In a new book project, titled Focus, I argue that people do the best they can given the quality of their attention at the time. Not sometime. Always. Attention is that signifcant. It trumps many other dispositional and circumstantial influences on how we think, act and interact at work and in our life.
Inattention is the mother of a million things mistaken and neglected. We miss details and deadlines. We miss the subtle but real cues that with attention would make us otherwise far more proactive than reactive. We walk and scroll past new possibilities. We leave important resources less than fully engaged. We leave money on the table and inspiration at the door.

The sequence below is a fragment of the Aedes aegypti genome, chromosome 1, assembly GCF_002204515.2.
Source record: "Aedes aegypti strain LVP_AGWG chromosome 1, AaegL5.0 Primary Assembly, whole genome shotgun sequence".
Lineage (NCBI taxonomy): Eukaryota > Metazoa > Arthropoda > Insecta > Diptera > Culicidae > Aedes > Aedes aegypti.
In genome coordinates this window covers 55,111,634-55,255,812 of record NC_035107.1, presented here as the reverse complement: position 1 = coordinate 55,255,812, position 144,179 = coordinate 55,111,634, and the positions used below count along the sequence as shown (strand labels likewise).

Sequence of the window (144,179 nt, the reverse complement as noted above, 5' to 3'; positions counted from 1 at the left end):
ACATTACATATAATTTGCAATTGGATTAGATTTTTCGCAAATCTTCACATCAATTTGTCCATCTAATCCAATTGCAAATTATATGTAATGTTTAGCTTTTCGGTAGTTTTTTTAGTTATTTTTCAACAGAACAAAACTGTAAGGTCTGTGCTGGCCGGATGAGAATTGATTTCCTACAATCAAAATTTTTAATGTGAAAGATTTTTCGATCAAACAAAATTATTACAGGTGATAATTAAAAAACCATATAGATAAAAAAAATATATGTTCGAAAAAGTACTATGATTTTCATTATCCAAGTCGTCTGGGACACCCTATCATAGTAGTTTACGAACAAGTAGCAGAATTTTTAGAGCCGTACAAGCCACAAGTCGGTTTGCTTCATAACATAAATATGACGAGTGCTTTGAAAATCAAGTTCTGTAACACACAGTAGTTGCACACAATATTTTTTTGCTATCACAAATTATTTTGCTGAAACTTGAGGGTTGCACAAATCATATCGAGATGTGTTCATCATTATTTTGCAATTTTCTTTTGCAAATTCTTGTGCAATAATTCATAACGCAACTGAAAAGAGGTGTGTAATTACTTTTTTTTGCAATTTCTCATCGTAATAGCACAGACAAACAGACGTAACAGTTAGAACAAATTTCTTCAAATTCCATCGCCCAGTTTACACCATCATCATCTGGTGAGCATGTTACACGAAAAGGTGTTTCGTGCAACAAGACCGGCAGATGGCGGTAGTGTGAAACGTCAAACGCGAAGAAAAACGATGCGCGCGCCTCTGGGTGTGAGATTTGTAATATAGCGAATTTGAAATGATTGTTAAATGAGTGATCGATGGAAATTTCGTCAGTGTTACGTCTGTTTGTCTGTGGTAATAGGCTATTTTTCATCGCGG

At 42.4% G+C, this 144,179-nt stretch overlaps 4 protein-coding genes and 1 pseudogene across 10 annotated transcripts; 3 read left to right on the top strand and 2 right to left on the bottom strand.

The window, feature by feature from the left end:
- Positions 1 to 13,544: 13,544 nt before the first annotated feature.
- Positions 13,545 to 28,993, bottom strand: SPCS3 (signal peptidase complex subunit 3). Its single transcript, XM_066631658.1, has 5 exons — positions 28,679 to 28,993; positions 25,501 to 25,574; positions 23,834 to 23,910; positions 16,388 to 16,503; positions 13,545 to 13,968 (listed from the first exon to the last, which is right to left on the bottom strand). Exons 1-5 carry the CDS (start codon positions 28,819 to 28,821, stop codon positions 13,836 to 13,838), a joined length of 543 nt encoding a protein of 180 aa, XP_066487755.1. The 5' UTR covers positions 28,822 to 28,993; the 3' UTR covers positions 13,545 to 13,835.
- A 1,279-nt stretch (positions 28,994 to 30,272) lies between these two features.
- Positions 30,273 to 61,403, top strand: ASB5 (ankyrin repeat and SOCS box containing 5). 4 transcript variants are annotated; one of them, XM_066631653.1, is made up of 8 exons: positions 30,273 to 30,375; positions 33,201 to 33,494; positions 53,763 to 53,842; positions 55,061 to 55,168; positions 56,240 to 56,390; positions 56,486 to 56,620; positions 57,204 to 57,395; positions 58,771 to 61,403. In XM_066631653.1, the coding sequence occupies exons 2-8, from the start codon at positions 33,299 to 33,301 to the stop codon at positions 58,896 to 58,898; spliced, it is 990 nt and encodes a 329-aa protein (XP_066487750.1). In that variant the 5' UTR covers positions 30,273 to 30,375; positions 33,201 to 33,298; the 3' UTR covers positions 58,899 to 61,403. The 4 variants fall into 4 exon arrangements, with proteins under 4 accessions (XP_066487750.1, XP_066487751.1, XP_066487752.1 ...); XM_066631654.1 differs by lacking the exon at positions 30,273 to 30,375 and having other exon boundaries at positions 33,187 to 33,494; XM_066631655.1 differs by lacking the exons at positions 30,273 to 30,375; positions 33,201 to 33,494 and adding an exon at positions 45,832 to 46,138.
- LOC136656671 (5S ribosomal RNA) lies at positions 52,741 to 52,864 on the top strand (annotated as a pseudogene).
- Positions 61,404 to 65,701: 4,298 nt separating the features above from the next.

Doing better and helping others do better is a matter of expanding the scope of our everyday attention. It is noticing more. We notice more when we show up with what I like calling simple focus. This is noticing how change is intrinsic to the nature of life. The more we notice how things change, the larger our scope of attention and the better we do. All success metrics move forward and work is transformed at the interactions of meaning and pleasure.